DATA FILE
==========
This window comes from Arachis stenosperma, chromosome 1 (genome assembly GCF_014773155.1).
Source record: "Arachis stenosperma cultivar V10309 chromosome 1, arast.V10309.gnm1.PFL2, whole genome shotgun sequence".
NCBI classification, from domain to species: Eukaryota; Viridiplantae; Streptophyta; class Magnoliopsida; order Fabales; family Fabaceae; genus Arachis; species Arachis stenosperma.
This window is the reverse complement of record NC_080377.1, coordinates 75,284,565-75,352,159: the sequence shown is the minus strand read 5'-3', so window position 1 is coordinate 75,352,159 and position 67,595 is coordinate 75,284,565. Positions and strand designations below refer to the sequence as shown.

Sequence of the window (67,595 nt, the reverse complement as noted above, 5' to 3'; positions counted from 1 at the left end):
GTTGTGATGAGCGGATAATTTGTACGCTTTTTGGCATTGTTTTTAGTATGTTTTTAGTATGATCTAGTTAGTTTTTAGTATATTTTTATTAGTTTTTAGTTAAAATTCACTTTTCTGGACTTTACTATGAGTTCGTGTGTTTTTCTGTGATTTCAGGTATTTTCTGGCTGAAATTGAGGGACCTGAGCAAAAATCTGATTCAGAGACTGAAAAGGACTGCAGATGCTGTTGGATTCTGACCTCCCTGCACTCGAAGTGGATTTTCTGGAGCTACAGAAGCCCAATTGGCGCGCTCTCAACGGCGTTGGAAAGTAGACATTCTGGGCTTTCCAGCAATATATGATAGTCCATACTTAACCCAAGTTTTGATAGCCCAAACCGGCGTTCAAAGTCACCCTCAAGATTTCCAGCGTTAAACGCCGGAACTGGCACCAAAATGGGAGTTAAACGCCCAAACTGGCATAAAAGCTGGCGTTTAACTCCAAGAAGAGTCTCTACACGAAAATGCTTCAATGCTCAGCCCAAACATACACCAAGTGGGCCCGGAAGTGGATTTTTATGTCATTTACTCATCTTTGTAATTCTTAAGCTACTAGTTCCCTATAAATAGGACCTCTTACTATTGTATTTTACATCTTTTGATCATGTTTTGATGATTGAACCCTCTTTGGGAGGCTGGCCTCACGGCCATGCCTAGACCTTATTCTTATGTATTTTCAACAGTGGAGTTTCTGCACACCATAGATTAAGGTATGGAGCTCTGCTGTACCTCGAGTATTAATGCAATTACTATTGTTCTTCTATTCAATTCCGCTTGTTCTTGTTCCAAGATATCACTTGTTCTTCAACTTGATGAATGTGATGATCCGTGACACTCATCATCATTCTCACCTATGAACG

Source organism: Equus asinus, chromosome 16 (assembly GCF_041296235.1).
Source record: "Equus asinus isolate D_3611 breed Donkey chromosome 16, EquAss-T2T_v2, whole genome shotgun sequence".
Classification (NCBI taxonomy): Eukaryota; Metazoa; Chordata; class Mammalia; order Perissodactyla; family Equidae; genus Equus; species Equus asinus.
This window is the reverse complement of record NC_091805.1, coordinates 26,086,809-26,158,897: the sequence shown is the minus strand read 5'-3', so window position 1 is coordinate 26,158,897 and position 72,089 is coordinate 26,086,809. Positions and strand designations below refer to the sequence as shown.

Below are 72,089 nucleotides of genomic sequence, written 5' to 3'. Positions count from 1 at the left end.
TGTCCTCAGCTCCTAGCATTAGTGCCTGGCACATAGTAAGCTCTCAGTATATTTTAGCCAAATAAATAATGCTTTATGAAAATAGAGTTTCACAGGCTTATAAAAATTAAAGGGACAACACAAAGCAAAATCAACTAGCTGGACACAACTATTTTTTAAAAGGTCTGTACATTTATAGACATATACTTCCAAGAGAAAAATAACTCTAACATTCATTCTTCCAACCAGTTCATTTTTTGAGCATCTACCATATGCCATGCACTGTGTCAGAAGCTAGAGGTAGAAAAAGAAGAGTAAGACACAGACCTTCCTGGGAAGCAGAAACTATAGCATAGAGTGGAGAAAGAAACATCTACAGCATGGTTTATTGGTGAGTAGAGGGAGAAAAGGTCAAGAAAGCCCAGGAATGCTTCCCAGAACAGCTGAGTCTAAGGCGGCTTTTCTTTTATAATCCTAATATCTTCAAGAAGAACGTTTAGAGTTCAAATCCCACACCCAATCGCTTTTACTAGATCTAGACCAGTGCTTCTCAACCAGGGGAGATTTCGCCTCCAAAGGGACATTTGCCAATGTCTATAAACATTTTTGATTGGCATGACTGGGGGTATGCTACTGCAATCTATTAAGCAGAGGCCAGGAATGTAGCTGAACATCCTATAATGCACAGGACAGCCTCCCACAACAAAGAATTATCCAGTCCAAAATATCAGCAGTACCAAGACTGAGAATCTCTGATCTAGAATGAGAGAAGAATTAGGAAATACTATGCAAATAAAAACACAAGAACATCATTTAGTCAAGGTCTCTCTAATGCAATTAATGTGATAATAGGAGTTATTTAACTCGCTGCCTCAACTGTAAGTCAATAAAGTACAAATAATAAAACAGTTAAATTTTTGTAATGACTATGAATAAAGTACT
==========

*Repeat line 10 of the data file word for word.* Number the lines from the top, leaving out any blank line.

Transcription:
This window is the reverse complement of record NC_091805.1, coordinates 26,086,809-26,158,897: the sequence shown is the minus strand read 5'-3', so window position 1 is coordinate 26,158,897 and position 72,089 is coordinate 26,086,809. Positions and strand designations below refer to the sequence as shown.